Back in the year 2000 when I first started going to Catholic mass in China, I discovered some interesting interplay between the Church and the Chinese language. I’ll mention just one such example here.
Traditionally, God’s name has been capitalized in English, even in pronoun form. Hence you will find, “for He is our salvation,” “Follow Him,” “Do His will,” etc. The pronoun capitalization is intended to show respect.
An obvious problem appears when one attempts to continue this tradition in Chinese translations of the Bible. Chinese does not lend itself to the “capitalization” of just any character (though there may be an exception or two). I found the Chinese solution to be quite interesting.
To understand the solution, however, you need to first understand a few things about Chinese pronouns. The basic pronouns are 我 (I), 你 (you), 他 (he), 她 (she), and 它 (it). You’ll notice that the characters 你 (you) and 他 (he) have the same radical on the left side: 亻. This radical is derived from the character 人 and means “person.” Notice, too, that it is swapped out for a 女 to convert “he” (他) to “she” (她). Although it’s not done on the Mainland so much, the Taiwanese also sometimes like to make a female version of “you” (你) in the same way: 妳.
While the pronoun “you” (你/妳) is directly related to 尔 etymologically, “he/she” (他/她) is not directly linked to 也. Nevertheless, what the above usages seem to establish is that “you” and “he” each have a “core element” (尔 and 也, respectively) which, when combined with the appropriate radical, produce a gender-specific pronoun. (Interestingly, the use of 亻 — derived from 人, which means “person” — for the male element seems to be the reverse of the West’s former use of the word “Man” or “mankind” to mean “humans” or “humankind.” 人 is normally a very inclusive term, used even in the words for “alien” (外星人) and “robot” (机器人), where the English terms “person” or “human” would not apply. Perhaps the Chinese 人, at its core, means something more like “humanoid.”)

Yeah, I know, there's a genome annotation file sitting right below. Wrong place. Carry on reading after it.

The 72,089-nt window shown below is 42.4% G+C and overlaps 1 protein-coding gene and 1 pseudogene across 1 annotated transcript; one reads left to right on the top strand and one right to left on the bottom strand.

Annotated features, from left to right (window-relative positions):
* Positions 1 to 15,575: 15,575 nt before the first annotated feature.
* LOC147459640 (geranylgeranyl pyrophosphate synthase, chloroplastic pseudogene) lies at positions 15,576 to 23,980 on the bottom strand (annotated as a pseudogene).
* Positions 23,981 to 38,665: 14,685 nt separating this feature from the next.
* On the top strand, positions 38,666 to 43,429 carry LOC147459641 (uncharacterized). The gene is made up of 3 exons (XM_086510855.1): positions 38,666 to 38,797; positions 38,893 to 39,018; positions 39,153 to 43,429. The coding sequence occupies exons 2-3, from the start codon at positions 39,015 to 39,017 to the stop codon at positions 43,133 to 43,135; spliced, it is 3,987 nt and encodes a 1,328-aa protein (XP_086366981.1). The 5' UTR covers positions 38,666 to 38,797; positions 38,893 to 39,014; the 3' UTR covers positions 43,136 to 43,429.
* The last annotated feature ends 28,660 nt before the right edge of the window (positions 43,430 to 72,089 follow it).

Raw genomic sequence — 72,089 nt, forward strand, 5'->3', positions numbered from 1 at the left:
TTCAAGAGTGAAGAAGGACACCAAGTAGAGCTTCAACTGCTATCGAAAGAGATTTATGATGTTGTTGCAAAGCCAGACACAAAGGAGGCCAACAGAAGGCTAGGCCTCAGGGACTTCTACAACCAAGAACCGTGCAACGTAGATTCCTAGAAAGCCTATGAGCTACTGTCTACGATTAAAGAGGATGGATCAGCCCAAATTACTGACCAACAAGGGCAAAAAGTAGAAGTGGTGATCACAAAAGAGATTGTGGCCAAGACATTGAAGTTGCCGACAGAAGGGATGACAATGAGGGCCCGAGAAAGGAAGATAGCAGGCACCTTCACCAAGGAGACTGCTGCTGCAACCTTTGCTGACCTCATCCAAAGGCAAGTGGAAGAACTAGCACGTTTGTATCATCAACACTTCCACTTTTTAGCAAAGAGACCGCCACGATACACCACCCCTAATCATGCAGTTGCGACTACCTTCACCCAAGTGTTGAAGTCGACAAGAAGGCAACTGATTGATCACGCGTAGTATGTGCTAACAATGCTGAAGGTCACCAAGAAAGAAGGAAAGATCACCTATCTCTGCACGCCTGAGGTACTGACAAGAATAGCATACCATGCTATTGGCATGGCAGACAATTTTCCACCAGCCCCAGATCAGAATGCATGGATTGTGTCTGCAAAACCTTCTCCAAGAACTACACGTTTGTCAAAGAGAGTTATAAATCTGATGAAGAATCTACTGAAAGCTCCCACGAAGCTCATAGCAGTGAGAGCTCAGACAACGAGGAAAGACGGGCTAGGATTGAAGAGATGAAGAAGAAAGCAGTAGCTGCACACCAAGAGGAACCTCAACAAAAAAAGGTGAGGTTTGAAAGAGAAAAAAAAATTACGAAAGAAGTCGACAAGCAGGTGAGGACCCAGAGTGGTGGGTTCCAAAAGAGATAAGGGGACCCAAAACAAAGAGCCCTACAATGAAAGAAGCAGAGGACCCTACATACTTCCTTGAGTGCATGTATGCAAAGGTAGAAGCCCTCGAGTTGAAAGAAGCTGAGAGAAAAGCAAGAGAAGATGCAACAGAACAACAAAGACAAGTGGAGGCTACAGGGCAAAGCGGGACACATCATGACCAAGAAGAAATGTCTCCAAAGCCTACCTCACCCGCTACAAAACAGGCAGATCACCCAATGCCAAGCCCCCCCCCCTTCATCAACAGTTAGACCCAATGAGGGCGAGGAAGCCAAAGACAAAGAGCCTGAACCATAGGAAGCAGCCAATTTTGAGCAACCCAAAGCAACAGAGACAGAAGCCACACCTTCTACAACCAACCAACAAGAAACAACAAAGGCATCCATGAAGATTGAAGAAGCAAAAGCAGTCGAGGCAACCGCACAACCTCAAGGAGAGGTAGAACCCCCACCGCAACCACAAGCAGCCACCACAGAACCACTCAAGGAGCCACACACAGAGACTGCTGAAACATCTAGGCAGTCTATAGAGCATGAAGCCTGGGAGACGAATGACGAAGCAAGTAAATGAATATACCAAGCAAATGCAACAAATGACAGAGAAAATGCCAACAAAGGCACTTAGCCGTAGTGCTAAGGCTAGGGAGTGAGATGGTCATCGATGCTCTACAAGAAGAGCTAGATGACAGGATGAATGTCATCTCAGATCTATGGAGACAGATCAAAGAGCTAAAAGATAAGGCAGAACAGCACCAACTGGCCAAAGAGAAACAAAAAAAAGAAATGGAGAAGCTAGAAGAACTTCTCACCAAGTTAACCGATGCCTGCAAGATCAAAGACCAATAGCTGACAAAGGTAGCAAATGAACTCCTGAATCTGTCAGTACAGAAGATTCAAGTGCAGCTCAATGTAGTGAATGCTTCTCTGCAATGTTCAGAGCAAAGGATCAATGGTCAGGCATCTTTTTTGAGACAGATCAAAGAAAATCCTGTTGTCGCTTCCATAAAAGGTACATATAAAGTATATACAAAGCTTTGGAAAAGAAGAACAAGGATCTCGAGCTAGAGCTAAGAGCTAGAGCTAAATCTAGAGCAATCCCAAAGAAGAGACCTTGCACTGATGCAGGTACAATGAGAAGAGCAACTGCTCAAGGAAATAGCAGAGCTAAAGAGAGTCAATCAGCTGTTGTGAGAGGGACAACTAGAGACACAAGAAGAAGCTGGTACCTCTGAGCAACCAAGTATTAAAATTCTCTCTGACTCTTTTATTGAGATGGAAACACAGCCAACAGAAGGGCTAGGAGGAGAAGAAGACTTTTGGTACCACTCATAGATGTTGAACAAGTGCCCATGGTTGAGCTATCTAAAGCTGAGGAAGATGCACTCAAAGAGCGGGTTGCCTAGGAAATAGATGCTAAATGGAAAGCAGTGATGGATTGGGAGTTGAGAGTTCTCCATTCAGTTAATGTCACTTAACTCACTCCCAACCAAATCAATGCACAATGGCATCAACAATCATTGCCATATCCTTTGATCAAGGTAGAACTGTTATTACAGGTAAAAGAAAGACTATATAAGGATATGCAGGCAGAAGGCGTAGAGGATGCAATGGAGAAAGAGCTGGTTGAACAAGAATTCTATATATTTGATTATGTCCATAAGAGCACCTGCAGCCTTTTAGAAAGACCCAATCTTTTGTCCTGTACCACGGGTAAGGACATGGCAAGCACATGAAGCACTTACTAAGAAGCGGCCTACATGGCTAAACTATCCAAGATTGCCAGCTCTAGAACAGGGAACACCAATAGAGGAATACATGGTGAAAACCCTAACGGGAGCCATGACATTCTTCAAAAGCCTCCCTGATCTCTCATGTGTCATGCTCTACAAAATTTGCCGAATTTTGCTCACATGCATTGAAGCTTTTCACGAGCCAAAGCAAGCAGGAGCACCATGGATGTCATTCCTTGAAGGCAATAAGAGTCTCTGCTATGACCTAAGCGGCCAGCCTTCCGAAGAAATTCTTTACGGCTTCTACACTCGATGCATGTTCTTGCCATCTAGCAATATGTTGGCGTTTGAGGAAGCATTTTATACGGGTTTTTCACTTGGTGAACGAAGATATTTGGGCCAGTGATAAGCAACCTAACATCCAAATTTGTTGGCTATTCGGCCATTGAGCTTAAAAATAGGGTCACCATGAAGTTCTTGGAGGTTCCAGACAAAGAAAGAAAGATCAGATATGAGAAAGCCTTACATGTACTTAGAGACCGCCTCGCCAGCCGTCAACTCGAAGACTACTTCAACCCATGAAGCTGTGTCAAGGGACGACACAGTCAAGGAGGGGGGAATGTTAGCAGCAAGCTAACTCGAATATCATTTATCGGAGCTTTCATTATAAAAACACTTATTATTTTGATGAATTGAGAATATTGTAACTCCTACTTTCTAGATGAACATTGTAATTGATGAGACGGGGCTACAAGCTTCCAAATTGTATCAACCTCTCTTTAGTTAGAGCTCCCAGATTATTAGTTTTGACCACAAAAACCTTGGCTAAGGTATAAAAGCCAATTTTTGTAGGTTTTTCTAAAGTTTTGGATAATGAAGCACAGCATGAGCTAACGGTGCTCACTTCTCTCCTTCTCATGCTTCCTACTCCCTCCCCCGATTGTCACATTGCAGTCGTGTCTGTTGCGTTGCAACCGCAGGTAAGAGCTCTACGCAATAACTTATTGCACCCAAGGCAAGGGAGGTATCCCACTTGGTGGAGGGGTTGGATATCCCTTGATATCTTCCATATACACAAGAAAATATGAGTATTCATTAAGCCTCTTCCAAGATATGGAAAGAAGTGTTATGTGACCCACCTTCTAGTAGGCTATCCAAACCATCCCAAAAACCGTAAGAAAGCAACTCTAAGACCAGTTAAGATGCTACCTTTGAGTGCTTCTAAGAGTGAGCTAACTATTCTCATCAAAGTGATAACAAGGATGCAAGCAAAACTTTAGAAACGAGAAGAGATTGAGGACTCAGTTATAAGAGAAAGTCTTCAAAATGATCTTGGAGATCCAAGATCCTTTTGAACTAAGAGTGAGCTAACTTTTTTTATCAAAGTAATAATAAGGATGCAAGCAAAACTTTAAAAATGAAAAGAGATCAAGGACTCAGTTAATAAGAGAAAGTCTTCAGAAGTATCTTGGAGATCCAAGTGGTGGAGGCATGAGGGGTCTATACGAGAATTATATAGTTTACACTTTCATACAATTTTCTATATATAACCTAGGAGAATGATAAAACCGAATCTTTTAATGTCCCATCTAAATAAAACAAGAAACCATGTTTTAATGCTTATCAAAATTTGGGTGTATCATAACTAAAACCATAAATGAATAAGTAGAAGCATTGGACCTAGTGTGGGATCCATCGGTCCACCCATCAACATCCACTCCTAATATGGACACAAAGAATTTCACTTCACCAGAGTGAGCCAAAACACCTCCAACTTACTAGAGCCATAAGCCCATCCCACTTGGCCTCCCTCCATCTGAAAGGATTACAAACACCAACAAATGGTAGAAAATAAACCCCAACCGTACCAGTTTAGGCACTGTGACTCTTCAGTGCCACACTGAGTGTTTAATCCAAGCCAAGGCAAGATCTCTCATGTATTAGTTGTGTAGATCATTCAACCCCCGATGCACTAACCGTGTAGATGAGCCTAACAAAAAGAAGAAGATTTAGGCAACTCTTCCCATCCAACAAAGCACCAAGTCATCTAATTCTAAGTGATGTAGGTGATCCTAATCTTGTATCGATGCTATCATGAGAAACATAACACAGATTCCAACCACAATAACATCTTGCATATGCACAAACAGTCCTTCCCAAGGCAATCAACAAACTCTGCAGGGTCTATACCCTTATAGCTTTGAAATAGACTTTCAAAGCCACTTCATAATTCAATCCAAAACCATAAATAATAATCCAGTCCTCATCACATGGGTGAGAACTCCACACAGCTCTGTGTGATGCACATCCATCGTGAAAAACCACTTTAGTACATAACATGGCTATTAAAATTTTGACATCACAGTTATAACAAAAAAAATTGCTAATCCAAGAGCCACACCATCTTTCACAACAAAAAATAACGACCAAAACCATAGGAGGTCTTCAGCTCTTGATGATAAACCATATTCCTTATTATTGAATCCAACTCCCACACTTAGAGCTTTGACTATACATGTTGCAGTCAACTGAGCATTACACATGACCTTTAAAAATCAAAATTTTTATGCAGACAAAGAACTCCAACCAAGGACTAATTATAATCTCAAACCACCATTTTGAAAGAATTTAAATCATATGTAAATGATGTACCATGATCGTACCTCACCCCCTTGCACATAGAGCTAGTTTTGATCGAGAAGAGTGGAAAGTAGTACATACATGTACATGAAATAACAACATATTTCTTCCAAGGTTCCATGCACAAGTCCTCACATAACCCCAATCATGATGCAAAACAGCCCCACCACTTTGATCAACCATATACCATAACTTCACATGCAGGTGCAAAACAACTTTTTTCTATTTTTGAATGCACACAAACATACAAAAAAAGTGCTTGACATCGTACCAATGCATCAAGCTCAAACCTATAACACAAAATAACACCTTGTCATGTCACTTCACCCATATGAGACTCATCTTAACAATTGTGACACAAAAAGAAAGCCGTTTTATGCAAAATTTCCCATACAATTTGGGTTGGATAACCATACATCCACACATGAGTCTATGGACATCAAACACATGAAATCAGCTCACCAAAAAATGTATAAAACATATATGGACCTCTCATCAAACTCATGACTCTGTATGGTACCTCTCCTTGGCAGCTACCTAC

What the Chinese have done is make use of these “core pronoun elements” 尔 and 也. Rather than using either a “male” or “female” radical, an entirely different one is chosen (which seems to be in better keeping with a genderless understanding of God). The radical chosen was 礻.
礻 is derived from the character 示, which is generally understood to depict an altar. Karlgren states that 示 “occurs as a signific in characters bearing on religion, rites, etc.” (Wenlin). It seems the perfect choice. The pronoun characters you will see in the Chinese Bible when referring to God, therefore, are 祢 and 祂.
祢 is already claimed as a surname pronounced Mí rather than Nǐ, but the Church seems to ignore this discrepancy. It’s also interesting that the Church rejected the use of 您
for God, which is the standard polite form of 你. I guess “polite” isn’t good enough. To me, at least, 祢 seems to simultaneously convey reverance (by radical) as well as intimacy (by pronunciation), but I have no idea how the Chinese feel about it.]
I also wondered what had been done with the pronoun “I.” True, God doesn’t speak in first person much in the Bible, but it does happen. Exodus is a good example. The issuing of the Ten Commandments contains a liberal sprinkling of God pronouns “I” and “me”. Just one example:
> I, the Lord, am your God, who brought you out of the land of Egypt, that place of slavery. You shall not have other gods besides me. (Ex 20:2-3)
So I checked this verse in an online Chinese Bible. No luck. It’s just 我. [Not sure if there could be Chinese Bible version issues here…] I was kinda hoping for 礻+ 我 for consistency. I suppose we don’t see this for two reasons. The main reason is that the character apparently doesn’t exist, and never has, even as a variant form. The other reason is that 我 contains no swappable element such as 亻 or 女. Like the English first person pronoun “I,” which comes capitalized right out of the package, it seems to need no dressing up.